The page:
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Satellites often observe dust swirling over remote and unpopulated deserts but most of these events go largely unnoticed. Not so with the major dust storm that made international news in September 2015 for enveloping heavily-populated areas in the Middle East and North Africa.
Dust first emerged in Moderate Resolution Imaging Spectroradiometer (MODIS) satellite imagery in Syria on September 6, 2015. By September 7 (top image), a thick plume swept across Syria, the Mafraq region of Jordan, and part of Turkey's Mediterranean coast. By September 8 (bottom image), dust had enveloped all of Lebanon, Israel, Jordan, Cyprus, and the Palestinian Territories. By September 9, it had moved southwest and spread over northeastern Egypt and the Gulf of Suez.
The influx of dust triggered a rash of canceled flights, closed ports, and a suspension of daily activities for many people. In several countries, authorities are advising the elderly and young children to stay indoors. The number of people visiting hospitals with respiratory problems has increased significantly, and several deaths have been attributed to the dust, according to media reports.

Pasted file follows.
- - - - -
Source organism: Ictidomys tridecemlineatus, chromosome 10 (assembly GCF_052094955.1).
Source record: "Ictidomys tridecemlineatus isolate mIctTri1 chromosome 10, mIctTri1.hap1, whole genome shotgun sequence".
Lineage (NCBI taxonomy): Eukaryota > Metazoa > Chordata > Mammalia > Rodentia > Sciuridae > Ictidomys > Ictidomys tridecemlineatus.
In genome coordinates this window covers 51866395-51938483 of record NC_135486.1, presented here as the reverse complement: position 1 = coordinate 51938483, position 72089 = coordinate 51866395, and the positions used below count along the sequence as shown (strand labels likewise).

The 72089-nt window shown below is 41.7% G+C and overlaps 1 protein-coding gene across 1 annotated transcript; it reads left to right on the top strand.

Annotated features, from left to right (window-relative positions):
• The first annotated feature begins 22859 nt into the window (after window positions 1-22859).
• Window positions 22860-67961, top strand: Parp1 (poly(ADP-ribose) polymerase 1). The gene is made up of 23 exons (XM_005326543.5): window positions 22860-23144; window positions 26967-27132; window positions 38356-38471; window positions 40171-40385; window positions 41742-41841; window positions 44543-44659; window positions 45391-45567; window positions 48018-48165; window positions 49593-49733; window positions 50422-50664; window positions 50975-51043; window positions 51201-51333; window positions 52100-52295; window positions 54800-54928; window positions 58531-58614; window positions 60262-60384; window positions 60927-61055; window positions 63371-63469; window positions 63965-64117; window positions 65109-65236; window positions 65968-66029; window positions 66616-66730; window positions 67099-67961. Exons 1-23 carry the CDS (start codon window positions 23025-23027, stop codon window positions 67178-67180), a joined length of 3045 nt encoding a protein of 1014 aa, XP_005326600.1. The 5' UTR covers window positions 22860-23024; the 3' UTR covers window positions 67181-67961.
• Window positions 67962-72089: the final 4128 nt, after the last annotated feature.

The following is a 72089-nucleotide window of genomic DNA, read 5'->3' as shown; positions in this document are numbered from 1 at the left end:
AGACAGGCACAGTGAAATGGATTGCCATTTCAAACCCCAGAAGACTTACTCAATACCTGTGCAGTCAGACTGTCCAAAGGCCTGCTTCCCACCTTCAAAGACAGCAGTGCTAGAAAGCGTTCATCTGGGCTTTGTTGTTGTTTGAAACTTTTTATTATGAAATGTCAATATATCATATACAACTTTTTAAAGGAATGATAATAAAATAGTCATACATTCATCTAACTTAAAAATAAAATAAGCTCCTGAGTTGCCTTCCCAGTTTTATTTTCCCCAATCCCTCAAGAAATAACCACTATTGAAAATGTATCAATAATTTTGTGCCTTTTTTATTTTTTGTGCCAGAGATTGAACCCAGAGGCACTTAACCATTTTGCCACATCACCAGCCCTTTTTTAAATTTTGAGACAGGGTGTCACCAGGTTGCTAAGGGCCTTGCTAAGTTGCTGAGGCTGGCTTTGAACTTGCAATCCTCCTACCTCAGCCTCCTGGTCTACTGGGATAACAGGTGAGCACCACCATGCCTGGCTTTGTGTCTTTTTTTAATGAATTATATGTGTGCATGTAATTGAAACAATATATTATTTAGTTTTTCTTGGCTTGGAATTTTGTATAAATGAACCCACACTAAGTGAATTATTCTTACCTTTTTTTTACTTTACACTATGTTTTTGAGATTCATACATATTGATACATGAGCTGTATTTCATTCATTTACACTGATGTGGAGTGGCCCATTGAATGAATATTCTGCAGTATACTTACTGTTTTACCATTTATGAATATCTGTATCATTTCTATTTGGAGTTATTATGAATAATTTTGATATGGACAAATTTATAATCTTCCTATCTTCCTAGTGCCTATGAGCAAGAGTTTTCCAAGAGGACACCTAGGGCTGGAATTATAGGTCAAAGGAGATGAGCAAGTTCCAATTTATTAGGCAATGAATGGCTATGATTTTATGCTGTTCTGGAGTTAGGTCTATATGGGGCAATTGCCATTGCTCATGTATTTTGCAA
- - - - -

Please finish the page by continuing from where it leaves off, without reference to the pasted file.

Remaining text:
While satellites observe the dust from above, air quality sensors on the ground are recording remarkable amounts of particulate matter in surface air. In Jerusalem, pollution levels were 173 times higher than average, according to one news report. A sun photometer at the Sede Boker AERONET station in southern Israel showed a dramatic increase in aerosol optical depth (AOD) - a measure of how much sunlight is scattered by particles in the atmosphere.
"Satellite instruments, particularly MODIS, have revolutionized the scientific community's ability to understand the spatial extent, transport pathways, and the source areas of dust storms," explained Thomas Gill, an atmospheric scientist at the University of Texas at El Paso. "Largely because of MODIS, we now have a much better understanding of what specific kinds of landforms and landscapes
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- NASA Aerials - 28 June 2017